Tomorrow (make that later today because it is now 2:15 a.m.) I will upload some photos -- of our little group at the Maple Leaf Lounge, on the plane and THIS ROOM! I will also go into detail about the trip here. I honestly need to get some sleep but knew you'd all be wondering how I was and where I was.

But until then ...

Jet Air is the most amazing airline I have ever flown and I have flown on several Canadian, American and International airlines.

The smog here can kill you -- the instant the opened the door of the plane I started to cough and I haven't stopped yet. No wonder my doctor gave me antibiotics in case I get a respiratory infection. It is so dense it sticks to your skin and your clothes and you actually walk into it -- like walking through a curtain -- even inside the airport.

The honking of horns is relentless and deafening -- even at 1 in the morning when we finally walked out of the airport.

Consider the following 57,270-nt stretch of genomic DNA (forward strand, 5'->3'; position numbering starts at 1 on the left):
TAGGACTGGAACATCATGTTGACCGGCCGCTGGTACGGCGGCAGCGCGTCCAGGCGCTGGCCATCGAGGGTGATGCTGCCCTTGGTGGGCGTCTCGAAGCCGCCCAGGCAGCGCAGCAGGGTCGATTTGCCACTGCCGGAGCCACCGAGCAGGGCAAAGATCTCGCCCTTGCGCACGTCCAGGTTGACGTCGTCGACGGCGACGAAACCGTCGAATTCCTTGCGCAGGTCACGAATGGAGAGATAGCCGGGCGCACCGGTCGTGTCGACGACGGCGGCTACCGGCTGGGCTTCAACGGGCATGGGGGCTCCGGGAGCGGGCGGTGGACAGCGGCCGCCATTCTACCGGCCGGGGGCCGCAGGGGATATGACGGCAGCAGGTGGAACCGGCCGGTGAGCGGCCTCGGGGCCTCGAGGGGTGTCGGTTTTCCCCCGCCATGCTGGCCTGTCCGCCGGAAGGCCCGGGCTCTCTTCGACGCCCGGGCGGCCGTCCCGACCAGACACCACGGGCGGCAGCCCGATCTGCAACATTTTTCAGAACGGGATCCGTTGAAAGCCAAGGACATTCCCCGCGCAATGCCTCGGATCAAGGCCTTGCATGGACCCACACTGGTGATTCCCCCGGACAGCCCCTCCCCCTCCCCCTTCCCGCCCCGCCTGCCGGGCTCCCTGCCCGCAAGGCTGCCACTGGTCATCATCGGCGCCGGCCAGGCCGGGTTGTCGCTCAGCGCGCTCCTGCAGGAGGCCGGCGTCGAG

No matter what anybody tells you about how they drive here trust me you are unprepared for it. I closed my eyes and kept them shut and that's what I intend to do for the rest of the trip. A prayer here and there wouldn't hurt either, let me tell you.

What I was thinking when I said I wanted to come here by myself I do not know. We thought a piece of my luggage didn't make it -- we waited the better part of an hour. The airport was chaos -- who I would have ever found to report it to I do not know. When you finally get out of the customs area the sight that awaits you is unbelieveable -- I took pictures which I will upload tomorrow -- but they don't do it justice. The doors open and you see hundreds of people -- literally ringing the hall -- all 3 sides -- and they are about 6 or 8 deep. And they all have signs -- they are here to pick up tourists -- from hotels, from tour companies, from travel agents, from family and friends.